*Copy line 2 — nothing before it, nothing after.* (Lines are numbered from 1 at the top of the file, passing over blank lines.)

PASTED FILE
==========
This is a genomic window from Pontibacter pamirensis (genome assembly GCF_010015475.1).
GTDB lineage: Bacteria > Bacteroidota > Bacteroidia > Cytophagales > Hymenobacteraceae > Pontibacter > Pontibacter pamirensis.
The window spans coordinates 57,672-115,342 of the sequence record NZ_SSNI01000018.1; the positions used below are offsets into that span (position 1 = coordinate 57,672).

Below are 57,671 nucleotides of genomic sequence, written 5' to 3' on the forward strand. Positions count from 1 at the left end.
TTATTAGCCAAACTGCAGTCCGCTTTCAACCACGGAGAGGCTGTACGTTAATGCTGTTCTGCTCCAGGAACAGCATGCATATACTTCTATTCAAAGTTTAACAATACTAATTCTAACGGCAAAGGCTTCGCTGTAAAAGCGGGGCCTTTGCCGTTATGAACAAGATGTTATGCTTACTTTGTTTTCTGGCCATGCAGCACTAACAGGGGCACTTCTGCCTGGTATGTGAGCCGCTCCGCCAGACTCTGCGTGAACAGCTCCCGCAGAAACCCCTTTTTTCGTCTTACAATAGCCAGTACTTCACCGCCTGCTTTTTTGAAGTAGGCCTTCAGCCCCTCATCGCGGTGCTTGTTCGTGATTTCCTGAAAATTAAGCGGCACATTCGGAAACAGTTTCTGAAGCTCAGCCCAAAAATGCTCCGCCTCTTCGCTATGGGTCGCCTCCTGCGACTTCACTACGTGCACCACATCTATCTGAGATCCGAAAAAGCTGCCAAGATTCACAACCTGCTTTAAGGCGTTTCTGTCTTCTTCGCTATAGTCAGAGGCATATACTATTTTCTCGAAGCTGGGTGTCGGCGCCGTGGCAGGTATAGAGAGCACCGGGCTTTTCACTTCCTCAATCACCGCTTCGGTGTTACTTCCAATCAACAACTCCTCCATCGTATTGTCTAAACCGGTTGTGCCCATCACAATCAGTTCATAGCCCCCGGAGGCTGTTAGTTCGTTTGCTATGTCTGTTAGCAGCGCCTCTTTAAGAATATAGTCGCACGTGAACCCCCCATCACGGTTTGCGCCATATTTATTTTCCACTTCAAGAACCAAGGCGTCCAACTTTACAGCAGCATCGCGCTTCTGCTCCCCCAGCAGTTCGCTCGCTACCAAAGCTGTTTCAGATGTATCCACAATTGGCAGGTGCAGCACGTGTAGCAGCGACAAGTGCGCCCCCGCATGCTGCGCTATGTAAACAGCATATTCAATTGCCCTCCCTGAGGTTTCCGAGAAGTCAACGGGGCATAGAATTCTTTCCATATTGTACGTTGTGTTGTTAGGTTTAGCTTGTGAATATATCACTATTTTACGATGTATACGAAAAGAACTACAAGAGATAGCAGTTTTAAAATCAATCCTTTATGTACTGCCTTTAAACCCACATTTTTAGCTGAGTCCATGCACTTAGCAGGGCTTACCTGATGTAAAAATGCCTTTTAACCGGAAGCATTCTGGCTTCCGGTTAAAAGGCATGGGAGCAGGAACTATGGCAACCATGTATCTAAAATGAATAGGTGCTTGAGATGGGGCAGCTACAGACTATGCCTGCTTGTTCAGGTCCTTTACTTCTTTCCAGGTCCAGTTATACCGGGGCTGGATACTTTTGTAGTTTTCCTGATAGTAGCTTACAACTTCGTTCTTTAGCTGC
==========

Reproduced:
GTDB lineage: Bacteria > Bacteroidota > Bacteroidia > Cytophagales > Hymenobacteraceae > Pontibacter > Pontibacter pamirensis.